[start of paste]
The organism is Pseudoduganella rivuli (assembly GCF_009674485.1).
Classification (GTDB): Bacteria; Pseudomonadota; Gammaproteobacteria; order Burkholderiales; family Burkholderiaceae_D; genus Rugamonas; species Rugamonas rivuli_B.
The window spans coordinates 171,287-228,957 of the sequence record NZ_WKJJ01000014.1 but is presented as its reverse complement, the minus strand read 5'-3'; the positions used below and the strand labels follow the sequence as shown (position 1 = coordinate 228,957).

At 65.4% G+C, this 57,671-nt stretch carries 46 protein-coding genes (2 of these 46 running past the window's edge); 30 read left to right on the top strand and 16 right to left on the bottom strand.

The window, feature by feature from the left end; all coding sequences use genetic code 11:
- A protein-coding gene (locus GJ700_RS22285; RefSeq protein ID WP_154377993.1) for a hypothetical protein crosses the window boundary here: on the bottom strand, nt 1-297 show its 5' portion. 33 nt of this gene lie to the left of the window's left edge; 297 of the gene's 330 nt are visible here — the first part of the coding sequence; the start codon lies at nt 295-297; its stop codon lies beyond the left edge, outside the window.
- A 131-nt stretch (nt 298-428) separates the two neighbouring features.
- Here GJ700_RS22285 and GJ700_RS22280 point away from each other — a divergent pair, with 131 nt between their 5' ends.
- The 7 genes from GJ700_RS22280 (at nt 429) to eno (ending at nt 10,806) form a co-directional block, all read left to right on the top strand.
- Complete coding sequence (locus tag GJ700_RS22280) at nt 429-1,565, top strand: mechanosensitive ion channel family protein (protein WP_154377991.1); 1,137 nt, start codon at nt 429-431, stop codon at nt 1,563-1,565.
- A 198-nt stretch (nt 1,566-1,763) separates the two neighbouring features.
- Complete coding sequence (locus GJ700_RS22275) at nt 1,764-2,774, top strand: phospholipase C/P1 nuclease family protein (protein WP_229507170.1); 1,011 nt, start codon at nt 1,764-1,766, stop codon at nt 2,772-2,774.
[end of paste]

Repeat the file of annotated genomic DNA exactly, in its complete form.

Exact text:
The organism is Pseudoduganella rivuli (assembly GCF_009674485.1).
Classification (GTDB): Bacteria; Pseudomonadota; Gammaproteobacteria; order Burkholderiales; family Burkholderiaceae_D; genus Rugamonas; species Rugamonas rivuli_B.
The window spans coordinates 171,287-228,957 of the sequence record NZ_WKJJ01000014.1 but is presented as its reverse complement, the minus strand read 5'-3'; the positions used below and the strand labels follow the sequence as shown (position 1 = coordinate 228,957).

At 65.4% G+C, this 57,671-nt stretch carries 46 protein-coding genes (2 of these 46 running past the window's edge); 30 read left to right on the top strand and 16 right to left on the bottom strand.

The window, feature by feature from the left end; all coding sequences use genetic code 11:
- A protein-coding gene (locus GJ700_RS22285; RefSeq protein ID WP_154377993.1) for a hypothetical protein crosses the window boundary here: on the bottom strand, nt 1-297 show its 5' portion. 33 nt of this gene lie to the left of the window's left edge; 297 of the gene's 330 nt are visible here — the first part of the coding sequence; the start codon lies at nt 295-297; its stop codon lies beyond the left edge, outside the window.
- A 131-nt stretch (nt 298-428) separates the two neighbouring features.
- Here GJ700_RS22285 and GJ700_RS22280 point away from each other — a divergent pair, with 131 nt between their 5' ends.
- The 7 genes from GJ700_RS22280 (at nt 429) to eno (ending at nt 10,806) form a co-directional block, all read left to right on the top strand.
- Complete coding sequence (locus tag GJ700_RS22280) at nt 429-1,565, top strand: mechanosensitive ion channel family protein (protein WP_154377991.1); 1,137 nt, start codon at nt 429-431, stop codon at nt 1,563-1,565.
- A 198-nt stretch (nt 1,566-1,763) separates the two neighbouring features.
- Complete coding sequence (locus GJ700_RS22275) at nt 1,764-2,774, top strand: phospholipase C/P1 nuclease family protein (protein WP_229507170.1); 1,011 nt, start codon at nt 1,764-1,766, stop codon at nt 2,772-2,774.